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HOW TO KNOW WHEN TOYS ARE TOXIC

     Home  >  Articles  > News & Tips: Health
by Leslie Garrett

Related: toxic toys, chemicals in toys, poison in toys, tips for buying safe toys,


Want to know if your child's toys are safe? From plastics containing PVC, phthalates, and other chemicals to the choking hazards presented by small parts, toys can be dangerous for our kids. Get the facts on chemicals to avoid, plus tips on how to shop for non-toxic toys.

 

ABC toyWhen buying new toys, here’s what to avoid:

PVC: The manufacture of PVC releases toxins into the air and water called dioxins, which enter the food chain and contaminate food sources. What’s more, two additives in PVC make it demonized in the environmental world — lead and phthalates.

Lead: even in the teensiest amounts, can impair brain development.

Phthalates: These ubiquitous chemicals are used to soften hard plastic. Phthalates have been linked to premature birth, early onset of puberty in girls, reduced sperm quality in males, and reproductive defects.

Bisphenol A: This hormone-disrupting chemical has been linked to Down syndrome, early onset of puberty, cancers, and a host of other conditions.

PBDEs (polybrominated diphenylethers): The purpose of these is to slow the spread of fire in many consumer products. But their use in baby products poses a threat to developing bodies and brains.

 

And plastic toys aren’t the only ones that threaten to poison playtime. Stuffed toys are frequently full of synthetics or pesticide-soaked cottons. PVC is often used for the eyes and noses of stuffed animals.

However, since manufacturers aren’t required to label products as containing toxic chemicals, and there’s an increasing influx of toys from China and other Asian countries that have no regulations around this, parents without a PhD in biochemistry are left puzzled. What’s more, in response to consumer concern, some manufacturers are labelling toys “phthalate free”. But according to the U.S. Public Interest Research Group (PIRG), the federal government doesn’t regulate the use of this label or ensure its accuracy. The PIRG commissioned its own test and found that of eight toys labelled phthalate free, six tested positive for detectable levels of phthalates.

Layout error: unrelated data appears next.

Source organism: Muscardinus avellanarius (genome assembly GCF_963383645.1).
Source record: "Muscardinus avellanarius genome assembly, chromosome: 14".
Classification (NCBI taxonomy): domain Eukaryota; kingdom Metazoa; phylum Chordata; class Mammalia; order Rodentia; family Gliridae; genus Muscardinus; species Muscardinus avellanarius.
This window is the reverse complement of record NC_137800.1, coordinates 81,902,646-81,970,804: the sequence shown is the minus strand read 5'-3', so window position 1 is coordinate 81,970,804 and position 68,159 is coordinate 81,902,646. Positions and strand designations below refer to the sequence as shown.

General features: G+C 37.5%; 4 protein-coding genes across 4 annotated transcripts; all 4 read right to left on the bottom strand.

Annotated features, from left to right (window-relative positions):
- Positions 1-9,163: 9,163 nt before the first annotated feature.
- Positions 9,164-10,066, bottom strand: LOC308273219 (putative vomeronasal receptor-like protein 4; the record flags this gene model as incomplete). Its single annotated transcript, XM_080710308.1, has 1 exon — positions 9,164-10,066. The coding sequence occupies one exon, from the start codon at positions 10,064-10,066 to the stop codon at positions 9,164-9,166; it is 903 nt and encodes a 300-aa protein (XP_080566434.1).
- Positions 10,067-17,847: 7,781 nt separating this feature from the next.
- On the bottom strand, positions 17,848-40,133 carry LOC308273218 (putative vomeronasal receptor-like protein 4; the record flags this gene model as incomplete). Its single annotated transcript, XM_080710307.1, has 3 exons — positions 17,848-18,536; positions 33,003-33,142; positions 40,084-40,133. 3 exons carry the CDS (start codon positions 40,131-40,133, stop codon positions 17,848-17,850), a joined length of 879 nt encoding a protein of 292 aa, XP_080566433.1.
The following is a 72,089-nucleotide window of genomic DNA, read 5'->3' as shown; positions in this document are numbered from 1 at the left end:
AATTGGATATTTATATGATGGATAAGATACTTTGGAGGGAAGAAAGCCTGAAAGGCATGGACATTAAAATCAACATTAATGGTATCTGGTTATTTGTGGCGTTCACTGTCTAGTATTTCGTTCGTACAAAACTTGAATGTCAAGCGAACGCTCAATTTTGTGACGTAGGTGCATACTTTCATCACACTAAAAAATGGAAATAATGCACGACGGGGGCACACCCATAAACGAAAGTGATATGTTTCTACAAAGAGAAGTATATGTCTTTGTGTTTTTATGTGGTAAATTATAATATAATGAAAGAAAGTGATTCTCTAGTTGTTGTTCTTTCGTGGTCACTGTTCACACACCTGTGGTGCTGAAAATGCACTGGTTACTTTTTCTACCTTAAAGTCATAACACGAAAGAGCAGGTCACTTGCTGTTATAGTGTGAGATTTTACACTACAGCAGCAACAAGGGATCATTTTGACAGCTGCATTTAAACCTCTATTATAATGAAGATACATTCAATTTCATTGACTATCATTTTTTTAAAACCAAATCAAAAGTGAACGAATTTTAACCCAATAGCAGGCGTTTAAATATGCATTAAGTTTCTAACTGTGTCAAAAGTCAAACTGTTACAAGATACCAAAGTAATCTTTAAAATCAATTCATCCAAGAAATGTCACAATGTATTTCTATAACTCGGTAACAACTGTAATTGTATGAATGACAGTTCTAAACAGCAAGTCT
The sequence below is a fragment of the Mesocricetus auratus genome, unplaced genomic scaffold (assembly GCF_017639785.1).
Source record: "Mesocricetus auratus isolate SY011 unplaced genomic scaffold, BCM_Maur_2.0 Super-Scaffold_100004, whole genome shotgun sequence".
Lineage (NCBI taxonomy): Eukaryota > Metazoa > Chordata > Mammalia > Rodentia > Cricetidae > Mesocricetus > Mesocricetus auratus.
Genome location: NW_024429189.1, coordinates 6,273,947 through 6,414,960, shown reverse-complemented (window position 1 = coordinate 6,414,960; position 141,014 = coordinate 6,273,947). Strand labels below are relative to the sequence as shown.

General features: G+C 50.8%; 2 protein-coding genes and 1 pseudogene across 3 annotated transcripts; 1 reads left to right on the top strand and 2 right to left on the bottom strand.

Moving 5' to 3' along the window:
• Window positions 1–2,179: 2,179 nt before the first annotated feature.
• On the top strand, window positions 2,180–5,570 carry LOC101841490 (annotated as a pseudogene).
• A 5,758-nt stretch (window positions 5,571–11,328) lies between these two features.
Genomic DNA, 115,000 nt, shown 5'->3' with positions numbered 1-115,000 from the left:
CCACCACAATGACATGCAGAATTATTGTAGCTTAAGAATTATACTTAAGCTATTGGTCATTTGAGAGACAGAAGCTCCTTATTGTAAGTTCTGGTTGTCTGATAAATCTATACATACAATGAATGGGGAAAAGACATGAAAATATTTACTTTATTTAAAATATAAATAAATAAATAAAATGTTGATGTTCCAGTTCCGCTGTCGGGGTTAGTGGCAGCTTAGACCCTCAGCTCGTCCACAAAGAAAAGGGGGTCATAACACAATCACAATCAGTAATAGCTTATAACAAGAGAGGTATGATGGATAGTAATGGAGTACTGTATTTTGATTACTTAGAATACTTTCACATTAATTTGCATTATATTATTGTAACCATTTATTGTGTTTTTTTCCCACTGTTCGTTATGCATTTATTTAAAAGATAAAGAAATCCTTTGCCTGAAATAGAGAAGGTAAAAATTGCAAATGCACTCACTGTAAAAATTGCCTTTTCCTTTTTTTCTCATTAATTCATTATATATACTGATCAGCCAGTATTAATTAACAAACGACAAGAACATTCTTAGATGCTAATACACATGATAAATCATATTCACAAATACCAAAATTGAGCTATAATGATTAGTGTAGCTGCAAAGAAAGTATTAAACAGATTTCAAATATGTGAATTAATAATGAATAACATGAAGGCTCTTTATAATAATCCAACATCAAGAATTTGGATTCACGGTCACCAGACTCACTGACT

When toy shopping, consider these tips:

—Do the smell test. Toxic softeners in plastic often have that “beach ball” smell. Strong fragrances and perfumes can provoke allergies or asthma.

—Lean toward products that are fair-made from natural materials: organic cotton-stuffed animals and wooden blocks, for example.

—Can you safely buy the product used? Dollhouses and building sets frequently stand the test of time.

—Shop locally: Craft fairs can offer up some wonderful, hand-made toys and the chance to speak with the craftsperson about the materials used.

—Antique toys or imported toys might contain lead in the paint. You can test for lead in toys by purchasing a Lead Check Swabs kit — from Lowe’s, Home Depot or at your local hardware store.  However, be aware that none of the at-home testing kits is considered100 percent reliable.

—Give your business to companies that have pledged responsibility, such as Plan Toys, Haba, Brio, Chicco, Discovery Toys and Lego.

—Create a costume box filled with clothes gathered from closets or Goodwill. Just be sure not to include costume jewelry containing lead.

—To keep on top of the latest recalls, visit: www.cpsc.gov

 


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